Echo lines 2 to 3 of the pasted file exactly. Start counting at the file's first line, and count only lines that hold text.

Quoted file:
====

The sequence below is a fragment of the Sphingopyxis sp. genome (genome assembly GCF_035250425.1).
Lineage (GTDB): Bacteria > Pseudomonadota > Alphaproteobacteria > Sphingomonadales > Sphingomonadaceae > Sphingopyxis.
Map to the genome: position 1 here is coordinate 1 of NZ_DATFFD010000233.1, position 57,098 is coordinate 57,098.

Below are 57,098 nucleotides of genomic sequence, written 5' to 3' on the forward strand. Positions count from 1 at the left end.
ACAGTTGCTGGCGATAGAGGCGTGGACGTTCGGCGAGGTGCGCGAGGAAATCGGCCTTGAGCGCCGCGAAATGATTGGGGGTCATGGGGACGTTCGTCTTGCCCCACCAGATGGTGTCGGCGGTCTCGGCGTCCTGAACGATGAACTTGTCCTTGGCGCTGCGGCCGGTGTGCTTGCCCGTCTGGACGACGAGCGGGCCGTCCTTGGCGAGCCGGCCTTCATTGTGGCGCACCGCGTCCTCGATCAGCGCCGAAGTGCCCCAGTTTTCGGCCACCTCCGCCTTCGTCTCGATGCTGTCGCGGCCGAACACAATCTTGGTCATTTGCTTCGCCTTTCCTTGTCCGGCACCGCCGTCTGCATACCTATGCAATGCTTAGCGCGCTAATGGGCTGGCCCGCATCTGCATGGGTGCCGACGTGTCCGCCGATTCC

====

Lineage (GTDB): Bacteria > Pseudomonadota > Alphaproteobacteria > Sphingomonadales > Sphingomonadaceae > Sphingopyxis.
Map to the genome: position 1 here is coordinate 1 of NZ_DATFFD010000233.1, position 57,098 is coordinate 57,098.